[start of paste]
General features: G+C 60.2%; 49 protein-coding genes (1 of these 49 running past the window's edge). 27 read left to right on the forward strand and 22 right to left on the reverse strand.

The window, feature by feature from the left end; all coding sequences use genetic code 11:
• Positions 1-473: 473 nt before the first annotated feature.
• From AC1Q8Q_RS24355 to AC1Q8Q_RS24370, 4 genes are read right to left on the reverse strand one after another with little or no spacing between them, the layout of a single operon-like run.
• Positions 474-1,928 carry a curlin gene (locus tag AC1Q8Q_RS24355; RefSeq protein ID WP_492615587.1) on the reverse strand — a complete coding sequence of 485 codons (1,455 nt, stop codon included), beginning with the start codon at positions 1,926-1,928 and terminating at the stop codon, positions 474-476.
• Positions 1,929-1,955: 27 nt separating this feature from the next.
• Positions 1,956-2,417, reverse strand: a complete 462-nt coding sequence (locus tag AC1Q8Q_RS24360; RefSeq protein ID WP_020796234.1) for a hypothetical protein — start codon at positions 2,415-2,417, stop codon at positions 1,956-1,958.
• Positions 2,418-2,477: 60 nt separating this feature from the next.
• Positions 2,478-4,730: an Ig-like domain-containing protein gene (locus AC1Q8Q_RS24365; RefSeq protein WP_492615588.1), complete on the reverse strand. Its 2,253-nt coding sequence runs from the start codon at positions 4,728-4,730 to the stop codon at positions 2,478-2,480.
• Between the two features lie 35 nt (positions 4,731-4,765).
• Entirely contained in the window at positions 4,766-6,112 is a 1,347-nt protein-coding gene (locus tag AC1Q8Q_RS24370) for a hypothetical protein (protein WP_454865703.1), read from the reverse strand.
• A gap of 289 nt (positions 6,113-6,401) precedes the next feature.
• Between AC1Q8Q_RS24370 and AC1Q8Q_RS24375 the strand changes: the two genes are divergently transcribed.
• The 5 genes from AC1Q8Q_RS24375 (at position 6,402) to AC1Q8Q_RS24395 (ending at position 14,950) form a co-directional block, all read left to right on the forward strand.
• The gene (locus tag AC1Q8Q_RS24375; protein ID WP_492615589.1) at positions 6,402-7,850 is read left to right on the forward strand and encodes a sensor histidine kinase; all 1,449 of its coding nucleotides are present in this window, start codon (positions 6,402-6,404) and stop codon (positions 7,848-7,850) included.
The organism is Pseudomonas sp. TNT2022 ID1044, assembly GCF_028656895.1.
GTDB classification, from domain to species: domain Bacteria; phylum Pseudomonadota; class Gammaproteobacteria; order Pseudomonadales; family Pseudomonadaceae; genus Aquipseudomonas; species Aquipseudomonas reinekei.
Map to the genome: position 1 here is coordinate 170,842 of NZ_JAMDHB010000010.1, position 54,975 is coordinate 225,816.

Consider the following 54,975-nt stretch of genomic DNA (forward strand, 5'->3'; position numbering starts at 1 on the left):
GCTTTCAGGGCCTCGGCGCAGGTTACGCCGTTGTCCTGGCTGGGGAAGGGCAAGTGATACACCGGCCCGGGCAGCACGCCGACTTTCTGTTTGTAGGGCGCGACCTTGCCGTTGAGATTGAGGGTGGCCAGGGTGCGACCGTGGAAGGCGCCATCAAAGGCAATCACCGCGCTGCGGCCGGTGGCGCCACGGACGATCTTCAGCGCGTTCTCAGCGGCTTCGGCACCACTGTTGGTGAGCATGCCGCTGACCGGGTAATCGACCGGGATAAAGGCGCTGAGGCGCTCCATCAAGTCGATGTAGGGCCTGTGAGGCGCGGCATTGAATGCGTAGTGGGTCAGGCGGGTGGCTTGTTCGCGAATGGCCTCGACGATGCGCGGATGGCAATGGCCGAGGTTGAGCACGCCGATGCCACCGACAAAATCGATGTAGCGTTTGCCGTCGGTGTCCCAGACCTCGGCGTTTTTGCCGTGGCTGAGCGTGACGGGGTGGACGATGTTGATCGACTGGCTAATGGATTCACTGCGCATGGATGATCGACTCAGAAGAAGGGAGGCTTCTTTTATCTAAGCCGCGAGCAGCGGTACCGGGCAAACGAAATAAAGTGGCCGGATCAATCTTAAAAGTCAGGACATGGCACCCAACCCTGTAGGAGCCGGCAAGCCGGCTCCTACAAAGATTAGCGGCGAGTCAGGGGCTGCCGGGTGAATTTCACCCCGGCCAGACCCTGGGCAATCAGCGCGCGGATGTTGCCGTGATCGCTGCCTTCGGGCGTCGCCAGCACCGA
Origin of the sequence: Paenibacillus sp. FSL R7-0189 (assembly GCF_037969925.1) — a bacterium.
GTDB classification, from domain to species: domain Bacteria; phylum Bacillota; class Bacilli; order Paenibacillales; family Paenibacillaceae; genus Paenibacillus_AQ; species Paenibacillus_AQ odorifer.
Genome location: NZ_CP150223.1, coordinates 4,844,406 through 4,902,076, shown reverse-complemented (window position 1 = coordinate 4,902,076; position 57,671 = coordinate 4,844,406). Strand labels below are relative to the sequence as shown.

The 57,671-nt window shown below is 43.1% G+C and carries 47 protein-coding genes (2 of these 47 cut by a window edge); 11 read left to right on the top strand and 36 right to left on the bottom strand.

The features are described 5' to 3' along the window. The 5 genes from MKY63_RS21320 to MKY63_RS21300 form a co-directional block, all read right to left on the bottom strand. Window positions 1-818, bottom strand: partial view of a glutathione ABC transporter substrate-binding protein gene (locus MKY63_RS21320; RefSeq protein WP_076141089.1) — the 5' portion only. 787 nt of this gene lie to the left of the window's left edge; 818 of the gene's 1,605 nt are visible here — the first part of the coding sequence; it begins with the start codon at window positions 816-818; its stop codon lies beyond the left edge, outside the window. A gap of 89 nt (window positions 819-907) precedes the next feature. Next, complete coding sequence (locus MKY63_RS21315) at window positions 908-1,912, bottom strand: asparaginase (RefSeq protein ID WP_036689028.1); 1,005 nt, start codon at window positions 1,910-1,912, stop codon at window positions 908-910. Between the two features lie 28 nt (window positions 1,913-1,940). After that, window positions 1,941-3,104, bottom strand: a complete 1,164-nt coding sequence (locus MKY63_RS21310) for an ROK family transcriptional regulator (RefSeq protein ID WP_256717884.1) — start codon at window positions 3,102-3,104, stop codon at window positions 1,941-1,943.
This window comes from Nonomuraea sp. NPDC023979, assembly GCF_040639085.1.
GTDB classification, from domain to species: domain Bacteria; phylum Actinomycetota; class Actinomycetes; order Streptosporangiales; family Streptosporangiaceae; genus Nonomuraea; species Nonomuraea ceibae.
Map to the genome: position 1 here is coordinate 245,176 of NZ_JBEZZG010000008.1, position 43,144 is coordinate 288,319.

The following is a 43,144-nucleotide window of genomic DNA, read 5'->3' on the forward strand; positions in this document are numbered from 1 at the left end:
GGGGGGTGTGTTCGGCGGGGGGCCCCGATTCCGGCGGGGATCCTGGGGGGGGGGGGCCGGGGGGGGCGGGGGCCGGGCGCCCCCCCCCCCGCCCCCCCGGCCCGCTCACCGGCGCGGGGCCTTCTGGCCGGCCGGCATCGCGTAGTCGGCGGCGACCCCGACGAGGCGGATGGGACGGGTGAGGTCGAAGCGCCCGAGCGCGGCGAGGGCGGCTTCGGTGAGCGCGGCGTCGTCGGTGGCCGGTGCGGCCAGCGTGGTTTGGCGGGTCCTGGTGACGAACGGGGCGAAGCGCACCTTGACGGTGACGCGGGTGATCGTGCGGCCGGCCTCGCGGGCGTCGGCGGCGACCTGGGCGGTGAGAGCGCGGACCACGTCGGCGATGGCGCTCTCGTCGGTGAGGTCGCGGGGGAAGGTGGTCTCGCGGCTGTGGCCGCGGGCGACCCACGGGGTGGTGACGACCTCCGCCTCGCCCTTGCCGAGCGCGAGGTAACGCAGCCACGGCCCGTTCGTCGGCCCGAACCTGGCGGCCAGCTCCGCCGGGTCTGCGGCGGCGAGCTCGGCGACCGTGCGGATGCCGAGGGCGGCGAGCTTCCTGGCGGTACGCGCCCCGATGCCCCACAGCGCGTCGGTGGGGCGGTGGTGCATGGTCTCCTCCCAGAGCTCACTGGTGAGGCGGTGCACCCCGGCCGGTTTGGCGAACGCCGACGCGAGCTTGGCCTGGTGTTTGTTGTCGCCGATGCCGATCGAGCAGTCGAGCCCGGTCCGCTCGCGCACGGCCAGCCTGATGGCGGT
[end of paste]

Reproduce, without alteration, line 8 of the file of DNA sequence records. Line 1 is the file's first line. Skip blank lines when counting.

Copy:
• Positions 2,418-2,477: 60 nt separating this feature from the next.